U.S. Rep. Robin Kelly hosts panel on diversity in healthcare, hopes to inspire change

Leah Hope Image
Tuesday, August 10, 2021
Panel tackles diversity in healthcare, hopes to inspire change
U.S. Rep. Robin Kelly organized the symposium "When Black Women Touch Medicine We Heal the World" at House of Hope church on Chicago's Far South Side.

CHICAGO (WLS) -- U.S. Rep. Robin Kelly (D-2nd District) wants to increase the diversity of healthcare providers, and says that's critical to improving the health of African American women.

The Association of American Medical Colleges reports only 3% of doctors in the U.S. are African-American women.

Megachurch House of Hope on Chicago's Far South Side hosted a discussion on women's health Tuesday, particularly the health of women of color.

"COVID put a bright light on the inequities in healthcare," Kelly said.

Kelly organized the symposium "When Black Women Touch Medicine We Heal the World" and is co-founder and co-chair of the Congressional Caucus on Black Women & Girls.

"We've learned from maternal mortality, COVID and different things that people do better when their provider is someone who looks like them, at least understands the reality of their situation," Kelly said.

Some of the issues around improving the health of African American women include better prevention and encouraging more young women of color to go into health care.

"I think HBCUs are a great resource and very dedicated to having their students be as successful as possible," said Dr. Valeria Cohran, associate chair for diversity & inclusion at Lurie Children's Hospital.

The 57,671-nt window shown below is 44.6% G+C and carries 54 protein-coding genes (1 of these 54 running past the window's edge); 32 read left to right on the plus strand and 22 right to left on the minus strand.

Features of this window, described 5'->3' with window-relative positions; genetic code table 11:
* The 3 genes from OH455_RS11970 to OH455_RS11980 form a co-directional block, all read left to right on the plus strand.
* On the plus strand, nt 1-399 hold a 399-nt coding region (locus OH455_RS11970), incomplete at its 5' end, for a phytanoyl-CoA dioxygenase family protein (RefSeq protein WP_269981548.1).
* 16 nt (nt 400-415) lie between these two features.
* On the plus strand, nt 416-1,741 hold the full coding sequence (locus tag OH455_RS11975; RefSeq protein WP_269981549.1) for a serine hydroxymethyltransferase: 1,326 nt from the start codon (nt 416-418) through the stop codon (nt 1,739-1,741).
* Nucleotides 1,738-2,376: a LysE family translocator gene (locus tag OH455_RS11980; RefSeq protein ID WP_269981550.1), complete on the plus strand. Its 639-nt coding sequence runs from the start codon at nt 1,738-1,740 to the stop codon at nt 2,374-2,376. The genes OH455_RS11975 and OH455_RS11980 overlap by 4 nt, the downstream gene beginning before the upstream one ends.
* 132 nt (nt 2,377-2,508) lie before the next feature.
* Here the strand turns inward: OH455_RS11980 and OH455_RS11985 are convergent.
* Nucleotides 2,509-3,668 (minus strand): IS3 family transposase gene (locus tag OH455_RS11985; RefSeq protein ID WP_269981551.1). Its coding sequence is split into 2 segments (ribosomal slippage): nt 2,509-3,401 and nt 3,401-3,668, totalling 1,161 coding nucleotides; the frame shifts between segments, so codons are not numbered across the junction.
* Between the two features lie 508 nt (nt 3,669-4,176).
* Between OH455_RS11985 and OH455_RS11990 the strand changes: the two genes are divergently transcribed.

Panelists urged those interested in healthcare to find mentors who can offer support and guidance to navigate racism.

"Find as many mentors as you can, be assertive with your mentor, tell them where you are and tell them what your need and have them agree to that," UIC medical student Morinola Shobajo said.

"Now I call it as it is, but back then, you don't have a choice," said Dr. Claudia Fegan, chief medical officer at Cook County Health. "You just hold your head up and be professional and not let them know they have harmed you."

Some attendees are studying to be a part of change. Attendee Leilah Sampson has a rare liver disease. During her treatments and transplant recovery, she wished there were more people of color in her care team. Now, she is a pre-med college student.

"I hope to be that example for other patients to see that there are other patients who have been through and are here with the personal knowledge and the compassion to care for you and to help you care for yourself," Sampson said.

Congresswoman Kelly hopes those participating will share what they heard to inspire self-care and perhaps a new generation of healthcare providers.